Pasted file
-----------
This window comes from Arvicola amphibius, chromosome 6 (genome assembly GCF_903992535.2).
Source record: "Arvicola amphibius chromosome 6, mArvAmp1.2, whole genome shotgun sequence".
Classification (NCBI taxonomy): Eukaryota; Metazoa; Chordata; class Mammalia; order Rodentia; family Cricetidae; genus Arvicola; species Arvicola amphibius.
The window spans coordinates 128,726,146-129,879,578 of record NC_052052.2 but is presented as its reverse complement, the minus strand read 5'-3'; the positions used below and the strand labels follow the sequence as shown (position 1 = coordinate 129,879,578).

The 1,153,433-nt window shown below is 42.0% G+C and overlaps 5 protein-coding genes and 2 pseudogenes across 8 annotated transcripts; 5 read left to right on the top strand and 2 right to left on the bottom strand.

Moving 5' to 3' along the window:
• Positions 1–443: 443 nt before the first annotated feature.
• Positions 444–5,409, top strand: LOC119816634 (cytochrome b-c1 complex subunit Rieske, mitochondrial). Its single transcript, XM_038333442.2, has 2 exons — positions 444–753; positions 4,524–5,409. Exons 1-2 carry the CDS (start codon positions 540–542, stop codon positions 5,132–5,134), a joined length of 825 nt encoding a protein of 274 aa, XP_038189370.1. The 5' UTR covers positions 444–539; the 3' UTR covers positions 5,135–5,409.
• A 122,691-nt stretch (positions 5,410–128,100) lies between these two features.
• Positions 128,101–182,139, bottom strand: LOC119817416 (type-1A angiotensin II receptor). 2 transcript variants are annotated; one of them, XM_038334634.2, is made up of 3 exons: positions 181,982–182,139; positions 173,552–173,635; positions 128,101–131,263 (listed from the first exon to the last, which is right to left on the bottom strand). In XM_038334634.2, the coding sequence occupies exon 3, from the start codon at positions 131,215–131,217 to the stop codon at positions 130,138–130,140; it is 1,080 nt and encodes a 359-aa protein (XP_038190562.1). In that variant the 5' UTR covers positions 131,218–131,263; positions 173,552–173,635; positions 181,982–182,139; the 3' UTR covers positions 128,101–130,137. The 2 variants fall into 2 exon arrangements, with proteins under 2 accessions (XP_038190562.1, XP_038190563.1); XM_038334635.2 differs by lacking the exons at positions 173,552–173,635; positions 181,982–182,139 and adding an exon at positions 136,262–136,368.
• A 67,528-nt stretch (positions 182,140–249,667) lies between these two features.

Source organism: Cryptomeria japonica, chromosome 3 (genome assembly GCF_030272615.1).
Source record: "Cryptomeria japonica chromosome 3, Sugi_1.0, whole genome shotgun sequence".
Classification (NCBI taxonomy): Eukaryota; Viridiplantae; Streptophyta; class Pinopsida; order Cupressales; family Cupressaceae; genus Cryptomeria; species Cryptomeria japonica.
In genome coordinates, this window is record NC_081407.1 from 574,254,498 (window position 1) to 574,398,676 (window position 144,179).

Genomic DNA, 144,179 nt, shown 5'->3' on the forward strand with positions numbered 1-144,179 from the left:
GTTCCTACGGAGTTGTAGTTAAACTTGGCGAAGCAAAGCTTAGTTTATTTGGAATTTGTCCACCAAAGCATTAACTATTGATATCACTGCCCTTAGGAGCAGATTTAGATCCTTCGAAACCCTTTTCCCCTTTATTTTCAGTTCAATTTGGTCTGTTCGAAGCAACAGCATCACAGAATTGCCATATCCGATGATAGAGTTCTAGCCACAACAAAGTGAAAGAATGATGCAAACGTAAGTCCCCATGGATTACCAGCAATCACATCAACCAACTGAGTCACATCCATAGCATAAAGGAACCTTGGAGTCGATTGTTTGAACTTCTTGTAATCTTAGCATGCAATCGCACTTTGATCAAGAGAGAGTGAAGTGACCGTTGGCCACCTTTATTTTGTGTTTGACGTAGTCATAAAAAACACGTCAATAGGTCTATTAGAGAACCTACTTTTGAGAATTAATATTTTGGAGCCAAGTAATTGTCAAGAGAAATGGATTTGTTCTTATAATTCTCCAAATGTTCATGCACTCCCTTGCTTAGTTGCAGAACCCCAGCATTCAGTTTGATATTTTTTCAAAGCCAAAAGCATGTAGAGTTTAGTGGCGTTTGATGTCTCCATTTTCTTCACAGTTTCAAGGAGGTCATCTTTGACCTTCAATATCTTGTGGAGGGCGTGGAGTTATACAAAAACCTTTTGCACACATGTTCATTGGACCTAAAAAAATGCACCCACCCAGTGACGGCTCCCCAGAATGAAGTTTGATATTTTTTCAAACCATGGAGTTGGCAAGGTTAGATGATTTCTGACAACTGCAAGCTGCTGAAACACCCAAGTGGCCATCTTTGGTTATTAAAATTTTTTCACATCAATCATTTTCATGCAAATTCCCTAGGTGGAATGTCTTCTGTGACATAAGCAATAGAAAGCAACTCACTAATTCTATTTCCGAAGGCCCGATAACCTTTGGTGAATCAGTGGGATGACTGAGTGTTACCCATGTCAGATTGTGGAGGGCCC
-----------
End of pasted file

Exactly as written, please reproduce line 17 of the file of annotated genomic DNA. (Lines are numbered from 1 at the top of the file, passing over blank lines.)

GTTCCTACGGAGTTGTAGTTAAACTTGGCGAAGCAAAGCTTAGTTTATTTGGAATTTGTCCACCAAAGCATTAACTATTGATATCACTGCCCTTAGGAGCAGATTTAGATCCTTCGAAACCCTTTTCCCCTTTATTTTCAGTTCAATTTGGTCTGTTCGAAGCAACAGCATCACAGAATTGCCATATCCGATGATAGAGTTCTAGCCACAACAAAGTGAAAGAATGATGCAAACGTAAGTCCCCATGGATTACCAGCAATCACATCAACCAACTGAGTCACATCCATAGCATAAAGGAACCTTGGAGTCGATTGTTTGAACTTCTTGTAATCTTAGCATGCAATCGCACTTTGATCAAGAGAGAGTGAAGTGACCGTTGGCCACCTTTATTTTGTGTTTGACGTAGTCATAAAAAACACGTCAATAGGTCTATTAGAGAACCTACTTTTGAGAATTAATATTTTGGAGCCAAGTAATTGTCAAGAGAAATGGATTTGTTCTTATAATTCTCCAAATGTTCATGCACTCCCTTGCTTAGTTGCAGAACCCCAGCATTCAGTTTGATATTTTTTCAAAGCCAAAAGCATGTAGAGTTTAGTGGCGTTTGATGTCTCCATTTTCTTCACAGTTTCAAGGAGGTCATCTTTGACCTTCAATATCTTGTGGAGGGCGTGGAGTTATACAAAAACCTTTTGCACACATGTTCATTGGACCTAAAAAAATGCACCCACCCAGTGACGGCTCCCCAGAATGAAGTTTGATATTTTTTCAAACCATGGAGTTGGCAAGGTTAGATGATTTCTGACAACTGCAAGCTGCTGAAACACCCAAGTGGCCATCTTTGGTTATTAAAATTTTTTCACATCAATCATTTTCATGCAAATTCCCTAGGTGGAATGTCTTCTGTGACATAAGCAATAGAAAGCAACTCACTAATTCTATTTCCGAAGGCCCGATAACCTTTGGTGAATCAGTGGGATGACTGAGTGTTACCCATGTCAGATTGTGGAGGGCCC